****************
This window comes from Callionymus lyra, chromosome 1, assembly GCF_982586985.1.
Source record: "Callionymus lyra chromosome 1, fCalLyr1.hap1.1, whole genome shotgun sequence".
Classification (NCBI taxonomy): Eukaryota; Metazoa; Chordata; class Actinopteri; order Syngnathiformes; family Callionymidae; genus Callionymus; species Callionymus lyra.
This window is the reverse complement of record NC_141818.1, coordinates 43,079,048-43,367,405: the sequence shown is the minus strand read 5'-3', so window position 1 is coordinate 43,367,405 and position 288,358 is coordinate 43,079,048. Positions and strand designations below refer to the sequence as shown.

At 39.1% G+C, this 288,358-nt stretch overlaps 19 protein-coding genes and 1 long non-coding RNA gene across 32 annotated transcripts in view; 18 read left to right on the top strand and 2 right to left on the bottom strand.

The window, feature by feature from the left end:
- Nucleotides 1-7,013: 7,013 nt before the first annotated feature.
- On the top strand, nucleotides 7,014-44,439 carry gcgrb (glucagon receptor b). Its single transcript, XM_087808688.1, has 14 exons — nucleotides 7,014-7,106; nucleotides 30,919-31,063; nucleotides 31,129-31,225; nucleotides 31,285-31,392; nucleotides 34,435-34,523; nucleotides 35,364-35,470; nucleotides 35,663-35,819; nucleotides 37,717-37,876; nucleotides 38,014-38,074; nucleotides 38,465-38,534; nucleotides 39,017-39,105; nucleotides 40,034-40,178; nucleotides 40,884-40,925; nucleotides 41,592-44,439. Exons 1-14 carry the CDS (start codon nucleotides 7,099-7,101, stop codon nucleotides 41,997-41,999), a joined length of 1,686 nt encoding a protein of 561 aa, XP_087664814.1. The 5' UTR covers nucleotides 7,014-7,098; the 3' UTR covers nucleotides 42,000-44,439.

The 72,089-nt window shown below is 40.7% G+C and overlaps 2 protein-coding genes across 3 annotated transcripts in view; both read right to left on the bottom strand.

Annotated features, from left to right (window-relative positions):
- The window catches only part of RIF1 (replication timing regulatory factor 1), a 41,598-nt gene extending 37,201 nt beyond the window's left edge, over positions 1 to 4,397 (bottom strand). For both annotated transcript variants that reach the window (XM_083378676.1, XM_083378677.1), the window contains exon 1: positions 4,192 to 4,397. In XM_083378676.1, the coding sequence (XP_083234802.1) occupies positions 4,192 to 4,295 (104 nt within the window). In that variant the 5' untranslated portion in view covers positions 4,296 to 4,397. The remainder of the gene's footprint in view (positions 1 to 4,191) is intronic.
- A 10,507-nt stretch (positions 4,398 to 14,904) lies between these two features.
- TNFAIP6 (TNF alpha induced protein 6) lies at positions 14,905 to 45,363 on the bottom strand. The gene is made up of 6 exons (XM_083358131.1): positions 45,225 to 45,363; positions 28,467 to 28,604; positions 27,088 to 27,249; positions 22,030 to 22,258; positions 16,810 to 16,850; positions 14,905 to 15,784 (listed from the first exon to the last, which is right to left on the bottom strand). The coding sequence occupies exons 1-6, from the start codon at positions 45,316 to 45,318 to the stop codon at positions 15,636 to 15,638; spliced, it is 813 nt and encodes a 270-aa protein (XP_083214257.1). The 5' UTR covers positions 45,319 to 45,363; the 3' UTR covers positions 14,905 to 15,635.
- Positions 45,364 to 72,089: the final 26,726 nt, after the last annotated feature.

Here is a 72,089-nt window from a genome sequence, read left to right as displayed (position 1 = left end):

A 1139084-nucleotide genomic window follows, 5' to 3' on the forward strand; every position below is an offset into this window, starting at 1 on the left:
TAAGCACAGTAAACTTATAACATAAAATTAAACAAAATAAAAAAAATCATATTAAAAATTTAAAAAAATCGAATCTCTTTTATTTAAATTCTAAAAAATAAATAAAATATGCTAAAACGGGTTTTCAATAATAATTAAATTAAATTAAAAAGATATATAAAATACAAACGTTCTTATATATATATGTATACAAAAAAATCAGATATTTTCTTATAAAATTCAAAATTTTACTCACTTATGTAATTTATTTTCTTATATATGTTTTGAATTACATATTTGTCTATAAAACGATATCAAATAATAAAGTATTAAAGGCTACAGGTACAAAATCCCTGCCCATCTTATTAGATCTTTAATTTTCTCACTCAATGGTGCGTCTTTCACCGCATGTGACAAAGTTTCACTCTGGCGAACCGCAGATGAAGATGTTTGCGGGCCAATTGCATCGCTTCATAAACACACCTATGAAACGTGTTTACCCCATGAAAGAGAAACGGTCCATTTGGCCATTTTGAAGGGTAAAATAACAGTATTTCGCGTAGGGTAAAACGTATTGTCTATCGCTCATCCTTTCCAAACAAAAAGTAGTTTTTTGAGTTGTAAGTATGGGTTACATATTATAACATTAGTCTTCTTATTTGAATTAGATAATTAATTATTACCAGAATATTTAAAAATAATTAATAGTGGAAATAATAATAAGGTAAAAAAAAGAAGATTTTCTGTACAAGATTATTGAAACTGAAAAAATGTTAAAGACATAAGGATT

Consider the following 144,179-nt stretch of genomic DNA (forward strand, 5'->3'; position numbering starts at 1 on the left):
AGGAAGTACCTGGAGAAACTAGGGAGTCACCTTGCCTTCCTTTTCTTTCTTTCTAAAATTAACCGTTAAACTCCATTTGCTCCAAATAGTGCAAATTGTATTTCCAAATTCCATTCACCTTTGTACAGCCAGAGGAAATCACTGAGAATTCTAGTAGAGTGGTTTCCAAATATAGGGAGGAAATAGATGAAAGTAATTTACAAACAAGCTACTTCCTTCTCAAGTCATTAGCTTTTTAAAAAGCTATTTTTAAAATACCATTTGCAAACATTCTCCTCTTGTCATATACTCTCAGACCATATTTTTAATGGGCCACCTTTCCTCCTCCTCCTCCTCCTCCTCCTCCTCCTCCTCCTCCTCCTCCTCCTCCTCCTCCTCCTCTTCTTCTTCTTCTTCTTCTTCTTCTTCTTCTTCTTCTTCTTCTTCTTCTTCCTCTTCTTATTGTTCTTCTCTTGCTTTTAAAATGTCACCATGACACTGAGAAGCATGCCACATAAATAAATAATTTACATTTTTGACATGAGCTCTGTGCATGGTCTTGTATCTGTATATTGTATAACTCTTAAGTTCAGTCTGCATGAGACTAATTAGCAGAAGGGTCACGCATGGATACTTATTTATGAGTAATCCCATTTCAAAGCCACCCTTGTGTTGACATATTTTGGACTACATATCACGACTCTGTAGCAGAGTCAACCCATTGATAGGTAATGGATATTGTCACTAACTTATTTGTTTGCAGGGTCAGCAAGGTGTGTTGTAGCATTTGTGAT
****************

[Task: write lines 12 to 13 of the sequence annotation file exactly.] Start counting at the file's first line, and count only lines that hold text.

- A 10,507-nt stretch (positions 4,398 to 14,904) lies between these two features.
- TNFAIP6 (TNF alpha induced protein 6) lies at positions 14,905 to 45,363 on the bottom strand. The gene is made up of 6 exons (XM_083358131.1): positions 45,225 to 45,363; positions 28,467 to 28,604; positions 27,088 to 27,249; positions 22,030 to 22,258; positions 16,810 to 16,850; positions 14,905 to 15,784 (listed from the first exon to the last, which is right to left on the bottom strand). The coding sequence occupies exons 1-6, from the start codon at positions 45,316 to 45,318 to the stop codon at positions 15,636 to 15,638; spliced, it is 813 nt and encodes a 270-aa protein (XP_083214257.1). The 5' UTR covers positions 45,319 to 45,363; the 3' UTR covers positions 14,905 to 15,635.